Tackling Systemic Corruption Through Public Financial Management

eunice heredia-ortiz

Senior Development Specialist, Public Finance

4 months ago | 12 min read

Tags: public-financial-management, anti-corruption, governance


Government spending worldwide represents, on average, 34 percent of gross domestic product per year—or a third of the world’s economy. The risk of mismanaging government funds or utilizing public institutions for private gain is high, and is more pronounced in countries characterized by weak institutions or susceptible to fragility or conflict. Sadly, efforts to tackle corruption are often sensitive, politicized, or unsustainable, and explicit “anti-corruption efforts” frequently jeopardize political buy-in for reform.

The punitive approach to anti-corruption—characterized by crackdowns on corrupt practices through investigation, prosecution, and sanctions of corrupt individuals—though sometimes successful, can also be highly dependent on the rule of law and well-functioning institutions, which are commonly part of the same “systemic corruption” equation. Experience shows that in seeking to address the mismanagement of public funds, a punitive approach should be complemented by a political and institutional commitment to change systems and underlying attitudes.

A public financial management (PFM) approach to corruption—largely understood as a function of government accountability, transparency, and appropriate levels of discretion—is well-positioned to advance anti-corruption efforts. While government accountability and transparency depend to a significant degree on the systemic processes and frameworks adopted by public institutions, discretionary power can distort anti-corruption efforts since it depends on public officials’ personal conduct and judgment. By optimizing the processes and systems used to manage public finances to reduce undue discretion—while promoting accountability, transparency, and citizen oversight—the PFM approach can reduce institutional vulnerabilities, opportunities for corrupt behavior, and the misuse of public funds.

Indeed, strengthening core PFM institutions can permeate the entire public sector, and the combined effects of measures such as enhanced internal controls and safeguards, internal accountability and oversight mechanisms, and social audits can encourage broad behavioral change. Importantly, the PFM approach can focus on both the supply and demand sides of governance: on the supply side, by strengthening PFM institutions, processes, and systems; on the demand side, by enhancing civil society’s capacity to engage and exert effective oversight.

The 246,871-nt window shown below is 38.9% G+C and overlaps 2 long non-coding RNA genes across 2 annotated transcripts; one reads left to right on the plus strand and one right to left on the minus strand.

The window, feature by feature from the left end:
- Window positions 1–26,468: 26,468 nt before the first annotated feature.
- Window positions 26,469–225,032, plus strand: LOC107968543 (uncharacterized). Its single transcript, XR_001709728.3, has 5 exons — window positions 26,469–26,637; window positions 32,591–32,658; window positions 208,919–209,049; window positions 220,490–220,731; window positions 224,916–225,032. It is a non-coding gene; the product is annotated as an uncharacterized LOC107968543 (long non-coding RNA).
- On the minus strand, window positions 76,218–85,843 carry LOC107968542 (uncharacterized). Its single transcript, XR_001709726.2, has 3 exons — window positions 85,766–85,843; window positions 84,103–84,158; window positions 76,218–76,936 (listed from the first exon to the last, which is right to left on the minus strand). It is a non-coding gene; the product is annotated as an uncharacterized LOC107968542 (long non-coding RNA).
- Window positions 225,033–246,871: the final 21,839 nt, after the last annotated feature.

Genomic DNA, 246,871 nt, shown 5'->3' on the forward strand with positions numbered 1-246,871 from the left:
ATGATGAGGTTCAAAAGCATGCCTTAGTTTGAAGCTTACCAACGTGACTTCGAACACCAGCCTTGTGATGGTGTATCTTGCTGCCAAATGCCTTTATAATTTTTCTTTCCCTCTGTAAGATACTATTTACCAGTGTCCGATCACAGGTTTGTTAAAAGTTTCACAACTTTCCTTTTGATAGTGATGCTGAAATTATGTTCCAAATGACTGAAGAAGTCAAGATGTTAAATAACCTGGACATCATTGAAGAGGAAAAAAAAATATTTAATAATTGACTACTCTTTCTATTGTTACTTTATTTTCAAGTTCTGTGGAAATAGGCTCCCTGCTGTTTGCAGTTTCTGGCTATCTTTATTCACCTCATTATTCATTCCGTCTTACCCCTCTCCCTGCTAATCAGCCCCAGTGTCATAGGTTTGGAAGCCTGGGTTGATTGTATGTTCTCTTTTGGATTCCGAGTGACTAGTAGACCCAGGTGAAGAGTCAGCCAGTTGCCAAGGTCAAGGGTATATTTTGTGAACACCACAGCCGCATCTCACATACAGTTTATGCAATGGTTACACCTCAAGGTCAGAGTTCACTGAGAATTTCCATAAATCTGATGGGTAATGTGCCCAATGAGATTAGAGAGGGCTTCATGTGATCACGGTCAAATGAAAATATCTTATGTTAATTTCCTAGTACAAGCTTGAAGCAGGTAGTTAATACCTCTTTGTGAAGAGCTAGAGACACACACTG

Through its partnership with bilateral aid organizations—such as the U.S. Agency for International Development (USAID), the European Union, and the U.K. Foreign, Commonwealth, & Development Office (FCDO)—DAI has implemented dozens of projects applying the PFM approach. In this article, we describe the four pillars of that approach—prevention, detection, deterrence, and behavior change—and offer lessons learned from a body of practice that employs proactive rather than punitive methods and situates governance strengthening and anti-corruption programming as mutually reinforcing efforts.

Prevention: Stopping Corruption Before It Takes Hold

PFM processes and systems reduce undue discretion in the collection, allocation, and use of public resources. This is possible through the standardization, optimization, automation, and interoperability of processes related to national planning, budget formulation and execution, public procurement, tax collection, and customs management. Through strengthening these systems, governments can reduce opportunities for corruption, mitigating risks and vulnerability points. Sample DAI-implemented PFM initiatives include:

  • Supporting Guatemala’s Tax and Customs Administration to optimize and automate the taxpayer registration process, thus reducing face-to-face interactions and undue discretion, by integrating registration, update, and cancellation processes into a digital taxpayer registry.
Workshop with tax officials engaged in the design of an enhanced digital taxpayer registry in Guatemala. Photo: USAID Guatemala.
  • Supporting the Liberia Revenue Authority (LRA) to design and launch a mobile payment solution for tax and non-tax payments covering more than
    50 taxes and fees charged by the LRA and other agencies, leading to faster
    certification, lower administration costs, and reduced scope for fraud and
    corruption relative to cash payment methods.
  • Facilitating Kosovo’s Ministry of Finance, Labor, and Transfers to introduce an innovative online Invoice Tracking System, enabling both government and businesses to track the status of government payments to
    suppliers of goods and services. This crucial development allows for